The three largest western world oil companies Exxon Mobil, Chevron and Shell have in total surged to record financial results in the second quarter of the year as fuel and energy prices spike across the world.
Profits for the largest global oil companies have had a jarring impact on consumers faced with skyrocketing petrol prices and energy bills that could reach more than £3,880 at their highest in the UK next year. Russia’s invasion of Ukraine has also caused global logistics issues for oil and gas supply.
America’s largest oil company Exxon that operates the Esso brand in the UK saw earnings rise to $17.9 billion its most successful quarter and nearly four times higher than the $5.5 billion figure for the same quarter last year.
“Earnings and cash flow benefited from increased production, higher realisations, and tight cost control,” said Darren Woods, chairman and chief executive officer of the company.
“Strong second-quarter results reflect our focus on the fundamentals and the investments we put in motion several years ago and sustained through the depths of the pandemic.”
Exxon’s oil rival Chevron that owns Texaco also forged ahead with record profits today (Friday) of $11.6 billion, that also jumped to almost four times the amount of $3.1 billion in the same period last year.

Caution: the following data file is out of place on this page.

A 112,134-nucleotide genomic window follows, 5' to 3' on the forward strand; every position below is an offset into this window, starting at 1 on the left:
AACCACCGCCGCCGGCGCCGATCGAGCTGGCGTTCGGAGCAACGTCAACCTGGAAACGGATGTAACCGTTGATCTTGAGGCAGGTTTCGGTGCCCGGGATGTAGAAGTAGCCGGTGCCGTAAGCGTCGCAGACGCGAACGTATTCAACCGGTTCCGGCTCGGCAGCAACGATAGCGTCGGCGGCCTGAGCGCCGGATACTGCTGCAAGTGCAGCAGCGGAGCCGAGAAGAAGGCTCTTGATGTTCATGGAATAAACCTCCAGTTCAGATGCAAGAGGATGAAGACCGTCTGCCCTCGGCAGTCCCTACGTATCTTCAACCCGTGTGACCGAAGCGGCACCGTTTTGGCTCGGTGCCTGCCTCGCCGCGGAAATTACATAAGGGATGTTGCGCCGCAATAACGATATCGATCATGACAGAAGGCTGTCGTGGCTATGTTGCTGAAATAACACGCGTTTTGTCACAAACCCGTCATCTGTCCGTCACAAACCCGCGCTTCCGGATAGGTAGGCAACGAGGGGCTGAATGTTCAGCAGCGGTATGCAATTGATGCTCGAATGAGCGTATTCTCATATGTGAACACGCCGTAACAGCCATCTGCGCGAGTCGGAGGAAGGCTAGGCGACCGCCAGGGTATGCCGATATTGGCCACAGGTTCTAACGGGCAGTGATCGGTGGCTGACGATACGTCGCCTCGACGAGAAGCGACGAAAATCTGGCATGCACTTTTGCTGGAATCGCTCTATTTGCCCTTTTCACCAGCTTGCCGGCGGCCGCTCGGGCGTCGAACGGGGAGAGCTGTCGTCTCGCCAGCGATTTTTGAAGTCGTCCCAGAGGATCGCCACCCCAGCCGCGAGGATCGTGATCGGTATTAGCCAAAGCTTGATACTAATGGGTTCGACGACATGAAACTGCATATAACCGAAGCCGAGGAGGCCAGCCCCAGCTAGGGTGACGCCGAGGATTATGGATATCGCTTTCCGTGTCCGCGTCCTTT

Mike Wirth, Chevron’s chairman and chief executive officer, said: “We more than doubled investment compared to last year to grow both traditional and new energy business lines. Chevron is increasing energy supplies to help meet the challenges facing global markets.”
Yesterday, UK oil giant Shell recorded a second consecutive record in profits at $11.5 billion in the second quarter, up from $9.1 billion the quarter before.
“With volatile energy markets and the ongoing need for action to tackle climate change, 2022 continues to present huge challenges for consumers, governments, and companies alike.
“Consequently, we are using our financial strength to invest in secure energy supplies which the world needs today, taking real, bold steps to cut carbon emissions, and transforming our company for a low-carbon energy future,” said Shell CEO, Ben van Beurden.